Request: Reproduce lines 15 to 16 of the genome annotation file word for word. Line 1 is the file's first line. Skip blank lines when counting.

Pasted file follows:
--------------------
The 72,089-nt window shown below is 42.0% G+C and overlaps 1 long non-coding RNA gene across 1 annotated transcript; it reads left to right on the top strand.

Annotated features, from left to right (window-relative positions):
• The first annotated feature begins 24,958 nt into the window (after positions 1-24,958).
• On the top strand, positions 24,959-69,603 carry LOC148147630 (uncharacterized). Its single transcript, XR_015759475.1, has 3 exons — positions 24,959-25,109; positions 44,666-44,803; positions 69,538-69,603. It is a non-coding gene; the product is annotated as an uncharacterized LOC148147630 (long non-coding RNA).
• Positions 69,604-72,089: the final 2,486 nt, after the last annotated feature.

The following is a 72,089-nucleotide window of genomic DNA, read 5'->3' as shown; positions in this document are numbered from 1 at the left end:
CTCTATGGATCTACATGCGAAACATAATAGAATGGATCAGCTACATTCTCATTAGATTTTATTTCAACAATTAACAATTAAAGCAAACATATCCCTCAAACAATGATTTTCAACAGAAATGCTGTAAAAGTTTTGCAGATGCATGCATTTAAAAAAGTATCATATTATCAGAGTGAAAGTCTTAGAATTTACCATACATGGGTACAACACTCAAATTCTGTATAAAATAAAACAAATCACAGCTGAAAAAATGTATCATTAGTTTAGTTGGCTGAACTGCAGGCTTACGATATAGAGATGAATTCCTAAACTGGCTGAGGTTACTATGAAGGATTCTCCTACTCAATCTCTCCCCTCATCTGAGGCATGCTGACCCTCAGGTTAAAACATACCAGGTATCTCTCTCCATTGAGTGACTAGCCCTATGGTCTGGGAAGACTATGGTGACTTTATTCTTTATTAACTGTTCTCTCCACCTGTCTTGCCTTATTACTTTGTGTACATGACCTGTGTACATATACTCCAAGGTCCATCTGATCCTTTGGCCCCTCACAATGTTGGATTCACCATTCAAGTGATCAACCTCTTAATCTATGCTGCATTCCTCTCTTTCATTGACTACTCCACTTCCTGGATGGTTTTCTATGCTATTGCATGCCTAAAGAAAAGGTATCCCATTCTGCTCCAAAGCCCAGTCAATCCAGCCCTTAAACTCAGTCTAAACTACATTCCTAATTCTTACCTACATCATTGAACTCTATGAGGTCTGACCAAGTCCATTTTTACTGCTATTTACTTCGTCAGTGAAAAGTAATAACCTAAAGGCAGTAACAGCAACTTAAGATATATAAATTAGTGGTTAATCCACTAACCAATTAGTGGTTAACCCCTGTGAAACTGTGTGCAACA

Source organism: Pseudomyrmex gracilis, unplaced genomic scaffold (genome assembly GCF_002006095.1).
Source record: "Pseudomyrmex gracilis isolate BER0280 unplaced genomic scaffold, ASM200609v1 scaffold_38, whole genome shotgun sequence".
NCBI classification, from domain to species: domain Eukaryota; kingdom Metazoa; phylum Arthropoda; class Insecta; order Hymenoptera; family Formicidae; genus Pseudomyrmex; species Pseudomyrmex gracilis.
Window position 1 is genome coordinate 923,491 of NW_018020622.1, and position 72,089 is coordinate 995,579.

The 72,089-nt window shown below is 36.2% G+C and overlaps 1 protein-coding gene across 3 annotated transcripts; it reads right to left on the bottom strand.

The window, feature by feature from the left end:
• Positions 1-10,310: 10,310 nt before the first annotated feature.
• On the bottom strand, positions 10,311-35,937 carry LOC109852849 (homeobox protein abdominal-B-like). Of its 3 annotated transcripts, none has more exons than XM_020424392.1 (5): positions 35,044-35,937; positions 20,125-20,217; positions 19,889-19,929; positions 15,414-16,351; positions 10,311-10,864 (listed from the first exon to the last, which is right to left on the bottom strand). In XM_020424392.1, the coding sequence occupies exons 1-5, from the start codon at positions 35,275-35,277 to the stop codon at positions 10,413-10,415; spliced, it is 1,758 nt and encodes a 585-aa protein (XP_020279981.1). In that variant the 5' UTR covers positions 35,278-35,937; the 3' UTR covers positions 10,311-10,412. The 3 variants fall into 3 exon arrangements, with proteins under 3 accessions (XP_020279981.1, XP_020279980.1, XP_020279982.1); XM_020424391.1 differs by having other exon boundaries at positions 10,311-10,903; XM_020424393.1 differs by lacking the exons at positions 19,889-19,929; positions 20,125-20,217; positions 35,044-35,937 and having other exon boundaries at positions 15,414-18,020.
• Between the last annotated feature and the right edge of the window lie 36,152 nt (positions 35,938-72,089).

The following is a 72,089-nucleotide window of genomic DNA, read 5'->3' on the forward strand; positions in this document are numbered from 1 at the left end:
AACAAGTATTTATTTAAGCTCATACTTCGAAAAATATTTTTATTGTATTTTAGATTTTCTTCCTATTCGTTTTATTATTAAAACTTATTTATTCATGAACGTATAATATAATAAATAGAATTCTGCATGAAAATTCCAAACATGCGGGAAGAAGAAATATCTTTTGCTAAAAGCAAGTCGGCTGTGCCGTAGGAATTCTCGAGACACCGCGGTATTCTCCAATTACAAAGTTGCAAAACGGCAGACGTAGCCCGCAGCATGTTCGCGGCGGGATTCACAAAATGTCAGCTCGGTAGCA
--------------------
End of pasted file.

• On the bottom strand, positions 10,311-35,937 carry LOC109852849 (homeobox protein abdominal-B-like). Of its 3 annotated transcripts, none has more exons than XM_020424392.1 (5): positions 35,044-35,937; positions 20,125-20,217; positions 19,889-19,929; positions 15,414-16,351; positions 10,311-10,864 (listed from the first exon to the last, which is right to left on the bottom strand). In XM_020424392.1, the coding sequence occupies exons 1-5, from the start codon at positions 35,275-35,277 to the stop codon at positions 10,413-10,415; spliced, it is 1,758 nt and encodes a 585-aa protein (XP_020279981.1). In that variant the 5' UTR covers positions 35,278-35,937; the 3' UTR covers positions 10,311-10,412. The 3 variants fall into 3 exon arrangements, with proteins under 3 accessions (XP_020279981.1, XP_020279980.1, XP_020279982.1); XM_020424391.1 differs by having other exon boundaries at positions 10,311-10,903; XM_020424393.1 differs by lacking the exons at positions 19,889-19,929; positions 20,125-20,217; positions 35,044-35,937 and having other exon boundaries at positions 15,414-18,020.
• Between the last annotated feature and the right edge of the window lie 36,152 nt (positions 35,938-72,089).